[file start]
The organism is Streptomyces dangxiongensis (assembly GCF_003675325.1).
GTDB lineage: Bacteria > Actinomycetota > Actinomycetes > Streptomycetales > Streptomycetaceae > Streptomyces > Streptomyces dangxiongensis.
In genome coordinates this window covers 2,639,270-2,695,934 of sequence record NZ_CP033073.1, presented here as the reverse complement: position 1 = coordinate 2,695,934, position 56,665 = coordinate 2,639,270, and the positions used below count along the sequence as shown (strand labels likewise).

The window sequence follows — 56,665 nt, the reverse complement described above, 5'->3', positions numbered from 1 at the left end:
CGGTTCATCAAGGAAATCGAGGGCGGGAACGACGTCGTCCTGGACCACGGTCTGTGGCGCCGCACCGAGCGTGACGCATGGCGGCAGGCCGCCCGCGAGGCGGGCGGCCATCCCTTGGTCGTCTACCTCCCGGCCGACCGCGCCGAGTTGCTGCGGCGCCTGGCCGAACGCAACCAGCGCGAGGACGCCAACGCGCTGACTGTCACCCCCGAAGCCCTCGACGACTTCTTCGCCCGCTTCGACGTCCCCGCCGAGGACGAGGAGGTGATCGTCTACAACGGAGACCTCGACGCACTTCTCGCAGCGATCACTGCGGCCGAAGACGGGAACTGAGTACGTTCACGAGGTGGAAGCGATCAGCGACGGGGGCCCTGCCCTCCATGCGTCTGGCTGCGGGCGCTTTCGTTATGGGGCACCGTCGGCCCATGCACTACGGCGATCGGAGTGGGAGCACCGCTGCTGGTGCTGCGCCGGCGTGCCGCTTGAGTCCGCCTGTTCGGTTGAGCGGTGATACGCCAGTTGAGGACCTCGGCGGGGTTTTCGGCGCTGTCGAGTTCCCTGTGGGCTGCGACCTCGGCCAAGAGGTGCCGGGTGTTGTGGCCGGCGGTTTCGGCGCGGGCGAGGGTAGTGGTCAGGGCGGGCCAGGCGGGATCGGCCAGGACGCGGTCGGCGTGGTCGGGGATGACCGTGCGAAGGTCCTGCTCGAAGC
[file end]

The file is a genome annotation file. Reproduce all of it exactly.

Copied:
The organism is Streptomyces dangxiongensis (assembly GCF_003675325.1).
GTDB lineage: Bacteria > Actinomycetota > Actinomycetes > Streptomycetales > Streptomycetaceae > Streptomyces > Streptomyces dangxiongensis.
In genome coordinates this window covers 2,639,270-2,695,934 of sequence record NZ_CP033073.1, presented here as the reverse complement: position 1 = coordinate 2,695,934, position 56,665 = coordinate 2,639,270, and the positions used below count along the sequence as shown (strand labels likewise).

The window sequence follows — 56,665 nt, the reverse complement described above, 5'->3', positions numbered from 1 at the left end:
CGGTTCATCAAGGAAATCGAGGGCGGGAACGACGTCGTCCTGGACCACGGTCTGTGGCGCCGCACCGAGCGTGACGCATGGCGGCAGGCCGCCCGCGAGGCGGGCGGCCATCCCTTGGTCGTCTACCTCCCGGCCGACCGCGCCGAGTTGCTGCGGCGCCTGGCCGAACGCAACCAGCGCGAGGACGCCAACGCGCTGACTGTCACCCCCGAAGCCCTCGACGACTTCTTCGCCCGCTTCGACGTCCCCGCCGAGGACGAGGAGGTGATCGTCTACAACGGAGACCTCGACGCACTTCTCGCAGCGATCACTGCGGCCGAAGACGGGAACTGAGTACGTTCACGAGGTGGAAGCGATCAGCGACGGGGGCCCTGCCCTCCATGCGTCTGGCTGCGGGCGCTTTCGTTATGGGGCACCGTCGGCCCATGCACTACGGCGATCGGAGTGGGAGCACCGCTGCTGGTGCTGCGCCGGCGTGCCGCTTGAGTCCGCCTGTTCGGTTGAGCGGTGATACGCCAGTTGAGGACCTCGGCGGGGTTTTCGGCGCTGTCGAGTTCCCTGTGGGCTGCGACCTCGGCCAAGAGGTGCCGGGTGTTGTGGCCGGCGGTTTCGGCGCGGGCGAGGGTAGTGGTCAGGGCGGGCCAGGCGGGATCGGCCAGGACGCGGTCGGCGTGGTCGGGGATGACCGTGCGAAGGTCCTGCTCGAAGC